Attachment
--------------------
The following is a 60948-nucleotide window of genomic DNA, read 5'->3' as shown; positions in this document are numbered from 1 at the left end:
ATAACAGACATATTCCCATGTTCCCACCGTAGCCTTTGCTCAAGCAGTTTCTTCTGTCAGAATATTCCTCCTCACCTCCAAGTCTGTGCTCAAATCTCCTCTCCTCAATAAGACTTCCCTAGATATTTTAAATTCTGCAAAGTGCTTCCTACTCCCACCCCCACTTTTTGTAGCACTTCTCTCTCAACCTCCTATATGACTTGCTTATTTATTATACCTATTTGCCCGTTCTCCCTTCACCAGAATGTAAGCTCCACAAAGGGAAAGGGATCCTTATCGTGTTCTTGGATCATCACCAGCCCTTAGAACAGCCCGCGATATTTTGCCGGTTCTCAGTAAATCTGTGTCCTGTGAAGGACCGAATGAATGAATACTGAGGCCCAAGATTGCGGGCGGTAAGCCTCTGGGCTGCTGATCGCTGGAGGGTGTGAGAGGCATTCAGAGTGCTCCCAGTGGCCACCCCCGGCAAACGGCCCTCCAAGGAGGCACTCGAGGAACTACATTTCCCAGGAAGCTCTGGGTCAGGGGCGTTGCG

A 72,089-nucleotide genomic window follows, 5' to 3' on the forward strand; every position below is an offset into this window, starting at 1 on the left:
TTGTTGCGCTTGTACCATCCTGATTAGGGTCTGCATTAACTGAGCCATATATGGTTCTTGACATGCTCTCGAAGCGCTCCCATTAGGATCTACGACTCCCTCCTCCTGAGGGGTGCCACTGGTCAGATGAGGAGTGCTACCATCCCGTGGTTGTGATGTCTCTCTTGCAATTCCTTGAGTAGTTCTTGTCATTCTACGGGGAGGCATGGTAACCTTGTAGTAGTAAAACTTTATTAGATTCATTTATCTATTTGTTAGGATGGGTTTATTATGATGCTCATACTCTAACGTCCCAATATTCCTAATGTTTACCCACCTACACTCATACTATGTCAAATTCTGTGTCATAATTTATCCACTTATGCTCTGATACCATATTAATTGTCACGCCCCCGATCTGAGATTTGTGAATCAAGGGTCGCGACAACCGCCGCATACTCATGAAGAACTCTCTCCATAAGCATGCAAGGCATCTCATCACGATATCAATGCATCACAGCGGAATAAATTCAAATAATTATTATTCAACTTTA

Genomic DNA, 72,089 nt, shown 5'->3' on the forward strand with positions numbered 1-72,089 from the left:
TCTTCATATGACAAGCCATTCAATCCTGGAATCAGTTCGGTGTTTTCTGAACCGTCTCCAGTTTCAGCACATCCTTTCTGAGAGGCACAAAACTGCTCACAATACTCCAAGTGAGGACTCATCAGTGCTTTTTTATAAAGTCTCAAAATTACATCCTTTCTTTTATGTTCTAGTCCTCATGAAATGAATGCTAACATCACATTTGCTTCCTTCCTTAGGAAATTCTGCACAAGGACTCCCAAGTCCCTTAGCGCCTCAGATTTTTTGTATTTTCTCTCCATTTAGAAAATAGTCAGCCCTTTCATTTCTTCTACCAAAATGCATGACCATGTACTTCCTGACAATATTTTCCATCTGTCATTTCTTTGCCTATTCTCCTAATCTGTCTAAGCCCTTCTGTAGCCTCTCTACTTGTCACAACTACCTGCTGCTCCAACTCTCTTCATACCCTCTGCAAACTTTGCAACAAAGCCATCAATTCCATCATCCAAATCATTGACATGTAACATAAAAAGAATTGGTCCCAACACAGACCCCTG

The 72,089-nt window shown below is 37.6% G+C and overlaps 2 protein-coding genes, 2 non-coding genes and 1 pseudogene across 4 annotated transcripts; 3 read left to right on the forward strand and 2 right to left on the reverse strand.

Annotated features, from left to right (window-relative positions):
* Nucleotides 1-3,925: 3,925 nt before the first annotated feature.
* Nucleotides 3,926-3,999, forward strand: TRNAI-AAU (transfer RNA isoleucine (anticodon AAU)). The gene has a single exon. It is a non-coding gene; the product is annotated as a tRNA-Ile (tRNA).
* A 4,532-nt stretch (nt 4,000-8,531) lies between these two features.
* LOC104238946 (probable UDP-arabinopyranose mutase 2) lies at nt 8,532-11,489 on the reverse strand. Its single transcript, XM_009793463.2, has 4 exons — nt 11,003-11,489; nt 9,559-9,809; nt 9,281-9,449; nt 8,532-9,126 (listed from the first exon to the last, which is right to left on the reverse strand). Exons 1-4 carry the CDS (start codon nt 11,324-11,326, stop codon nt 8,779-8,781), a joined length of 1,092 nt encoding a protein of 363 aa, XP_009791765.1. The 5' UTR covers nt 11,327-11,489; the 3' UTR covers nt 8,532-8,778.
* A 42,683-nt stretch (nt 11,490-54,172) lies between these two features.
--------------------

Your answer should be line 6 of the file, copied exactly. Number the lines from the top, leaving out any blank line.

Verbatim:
TCTTCATATGACAAGCCATTCAATCCTGGAATCAGTTCGGTGTTTTCTGAACCGTCTCCAGTTTCAGCACATCCTTTCTGAGAGGCACAAAACTGCTCACAATACTCCAAGTGAGGACTCATCAGTGCTTTTTTATAAAGTCTCAAAATTACATCCTTTCTTTTATGTTCTAGTCCTCATGAAATGAATGCTAACATCACATTTGCTTCCTTCCTTAGGAAATTCTGCACAAGGACTCCCAAGTCCCTTAGCGCCTCAGATTTTTTGTATTTTCTCTCCATTTAGAAAATAGTCAGCCCTTTCATTTCTTCTACCAAAATGCATGACCATGTACTTCCTGACAATATTTTCCATCTGTCATTTCTTTGCCTATTCTCCTAATCTGTCTAAGCCCTTCTGTAGCCTCTCTACTTGTCACAACTACCTGCTGCTCCAACTCTCTTCATACCCTCTGCAAACTTTGCAACAAAGCCATCAATTCCATCATCCAAATCATTGACATGTAACATAAAAAGAATTGGTCCCAACACAGACCCCTG